One possibility is that campaign shenanigans are one thing but governance is another, and these antics were supposed to have ceased at this point. Another is that there’s a tendency of this Administration and its allies to self-subvert, and this is merely letting things move in that direction. Or perhaps this is a bona fide contest between elite factions, with divergent views on operations and alliances. But it can’t just be a small circle and a tin-plated martinet with a Twitter fetish versus the entire apparatus, can it?

"The surrealism of this moment has served to reaffirm a commitment to values and processes that were often taken for granted, and has awakened a spirit of direct involvement that has brought masses into the streets and to other forms of organizing."

Either way, we’re faced with a situation that seems to defy logic and precedent. On one side is the odd cabal that has seized the most powerful office on the planet, despite continual missteps and pervasive conflicts of interest—whose ultimate intentions may remain unclear, but whose immediate impacts are destabilizing and, for many, terrifying. On the other side are the stalwarts of an imperfect but relatively stable order (not for everyone, of course) that reflect the familiar detachment of our "normal" politics.

It’s like a formulaic spy thriller, updated in real-time for the social media age. For their part, the media have at times been an important watchdog as the "fourth estate," but have also blurred the line of news with infotainment and celebrity gossip, and have even served as an unquestioning propaganda tool for wars and repressive policies. And the deep state bureaucracy has maintained continuity over decades of conflict and change, but also has prompted many conflicts and changes that are eminently problematic.

However we’ve arrived here, this astonishing moment still appears like a rift between "intelligence and information" versus "ineptitude and disinformation." (These labels may be in the eye of the beholder, depending upon one’s vantage point, which further evokes the stark polarization of politics in this era.) Perhaps the notion of some safe "middle ground" was already illusory, and yet it did function a bit like Newtonian gravity in that it mostly worked in daily life. But when realities collide, strange things occur.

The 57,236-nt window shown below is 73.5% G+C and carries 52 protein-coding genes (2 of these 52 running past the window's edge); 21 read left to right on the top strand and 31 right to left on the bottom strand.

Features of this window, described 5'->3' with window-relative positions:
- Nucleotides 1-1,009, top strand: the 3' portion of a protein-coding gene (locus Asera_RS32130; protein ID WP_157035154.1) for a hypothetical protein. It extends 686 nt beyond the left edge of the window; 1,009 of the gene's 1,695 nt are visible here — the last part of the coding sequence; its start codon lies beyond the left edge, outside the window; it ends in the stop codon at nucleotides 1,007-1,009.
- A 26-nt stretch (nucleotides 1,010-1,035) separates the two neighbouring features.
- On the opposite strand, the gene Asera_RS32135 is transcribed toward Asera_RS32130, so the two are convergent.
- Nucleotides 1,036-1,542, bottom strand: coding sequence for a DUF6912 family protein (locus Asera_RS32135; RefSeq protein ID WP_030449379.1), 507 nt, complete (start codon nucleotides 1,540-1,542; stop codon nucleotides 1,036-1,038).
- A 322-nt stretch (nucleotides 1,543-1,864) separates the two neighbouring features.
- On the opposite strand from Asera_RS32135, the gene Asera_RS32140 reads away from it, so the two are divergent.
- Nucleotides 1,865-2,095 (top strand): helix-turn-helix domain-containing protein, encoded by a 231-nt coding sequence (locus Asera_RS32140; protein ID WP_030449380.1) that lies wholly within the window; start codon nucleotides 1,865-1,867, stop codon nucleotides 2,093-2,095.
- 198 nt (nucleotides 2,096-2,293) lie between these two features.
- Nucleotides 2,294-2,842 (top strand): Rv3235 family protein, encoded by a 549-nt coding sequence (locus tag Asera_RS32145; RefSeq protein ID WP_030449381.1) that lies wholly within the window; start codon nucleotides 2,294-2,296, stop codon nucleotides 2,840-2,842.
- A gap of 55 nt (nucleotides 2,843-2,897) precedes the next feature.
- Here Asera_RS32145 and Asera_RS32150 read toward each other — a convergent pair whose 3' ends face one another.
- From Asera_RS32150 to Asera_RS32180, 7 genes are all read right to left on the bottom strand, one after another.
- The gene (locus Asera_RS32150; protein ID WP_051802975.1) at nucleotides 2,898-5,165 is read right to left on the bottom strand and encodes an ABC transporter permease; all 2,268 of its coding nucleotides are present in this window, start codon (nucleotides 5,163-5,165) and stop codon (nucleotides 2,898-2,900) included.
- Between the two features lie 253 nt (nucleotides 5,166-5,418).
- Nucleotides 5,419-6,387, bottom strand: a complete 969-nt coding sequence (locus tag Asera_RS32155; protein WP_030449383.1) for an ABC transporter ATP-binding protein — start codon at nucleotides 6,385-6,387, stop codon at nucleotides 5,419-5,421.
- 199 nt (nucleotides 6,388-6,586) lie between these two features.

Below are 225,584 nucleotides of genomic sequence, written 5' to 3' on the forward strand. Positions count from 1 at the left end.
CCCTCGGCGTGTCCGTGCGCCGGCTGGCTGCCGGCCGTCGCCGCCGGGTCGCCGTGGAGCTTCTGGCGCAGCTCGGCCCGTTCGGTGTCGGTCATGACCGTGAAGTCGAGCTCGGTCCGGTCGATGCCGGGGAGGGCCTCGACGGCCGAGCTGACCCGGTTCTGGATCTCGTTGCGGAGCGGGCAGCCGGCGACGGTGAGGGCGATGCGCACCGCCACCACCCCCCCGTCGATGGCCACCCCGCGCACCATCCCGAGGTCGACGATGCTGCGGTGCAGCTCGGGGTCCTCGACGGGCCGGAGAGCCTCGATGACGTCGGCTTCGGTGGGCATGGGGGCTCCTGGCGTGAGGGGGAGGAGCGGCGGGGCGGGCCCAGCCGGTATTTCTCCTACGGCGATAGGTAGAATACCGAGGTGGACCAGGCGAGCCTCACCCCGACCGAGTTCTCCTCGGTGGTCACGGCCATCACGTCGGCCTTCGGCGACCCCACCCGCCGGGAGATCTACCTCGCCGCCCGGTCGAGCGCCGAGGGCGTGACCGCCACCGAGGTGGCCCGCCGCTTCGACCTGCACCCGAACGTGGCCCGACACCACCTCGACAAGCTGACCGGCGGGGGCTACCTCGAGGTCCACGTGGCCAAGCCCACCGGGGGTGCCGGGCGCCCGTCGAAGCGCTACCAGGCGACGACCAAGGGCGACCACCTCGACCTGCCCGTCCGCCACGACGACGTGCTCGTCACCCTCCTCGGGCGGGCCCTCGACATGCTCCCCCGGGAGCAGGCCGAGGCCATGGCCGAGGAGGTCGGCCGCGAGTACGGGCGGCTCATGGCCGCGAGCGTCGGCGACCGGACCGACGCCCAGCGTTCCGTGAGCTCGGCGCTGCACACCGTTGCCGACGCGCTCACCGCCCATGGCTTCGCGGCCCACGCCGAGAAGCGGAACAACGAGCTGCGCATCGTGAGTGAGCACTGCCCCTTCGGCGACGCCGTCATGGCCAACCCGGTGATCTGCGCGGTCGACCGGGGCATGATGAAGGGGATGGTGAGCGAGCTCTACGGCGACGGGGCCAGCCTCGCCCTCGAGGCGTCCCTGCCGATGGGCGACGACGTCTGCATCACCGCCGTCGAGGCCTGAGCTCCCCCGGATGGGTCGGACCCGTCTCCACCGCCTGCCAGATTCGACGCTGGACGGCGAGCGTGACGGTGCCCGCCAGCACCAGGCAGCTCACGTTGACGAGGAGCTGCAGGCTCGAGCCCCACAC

Crossing the Streams

Remember the warning from Ghostbusters about not crossing the streams of the proton packs (which would cause "total protonic reversal")? There are some rumblings on the horizon indicating that such crossovers may be at hand. Is there a direct convergence between the Trump Administration’s ties to Russia and the ostensible meddling by Russia in the presidential election? Is there a nascent connection between Trump’s claims of being tapped, and the revelations (again) that we all might be tapped, too?

Of course, in Ghostbusters it was actually crossing the streams in the end that saved everyone from the apocalyptic rampage of the Stay Puft Marshmallow Man (so feel free to draw your own analogy there). What might be said about this is that when confronted with surreal conditions, it sometimes requires a fantastical response. And perhaps this is a kernel of buoyancy in a time of tectonic shifts and mounting desolation, namely that the refuge of complacency has been supplanted by the urgency of engagement.

The surrealism of this moment has served to reaffirm a commitment to values and processes that were often taken for granted, and has awakened a spirit of direct involvement that has brought masses into the streets and to other forms of organizing. And all of this in just fifty days, if you can believe it. One can only wonder what the next fifty will bring, now that familiarity has yielded to unfathomability. It seems clear that our senses are going to be pushed to the limit, no matter which way the wind blows.

Randall Amster

Randall Amster

Randall Amster, JD, PhD, is Director of the Program on Justice and Peace at Georgetown University. His books include Peace Ecology (Routledge, 2015), Anarchism Today (Praeger, 2012), Lost in Space: The Criminalization, Globalization, and Urban Ecology of Homelessness (LFB, 2008); and the co-edited volume Exploring the Power of Nonviolence: Peace, Politics, and Practice (Syracuse University Press, 2013).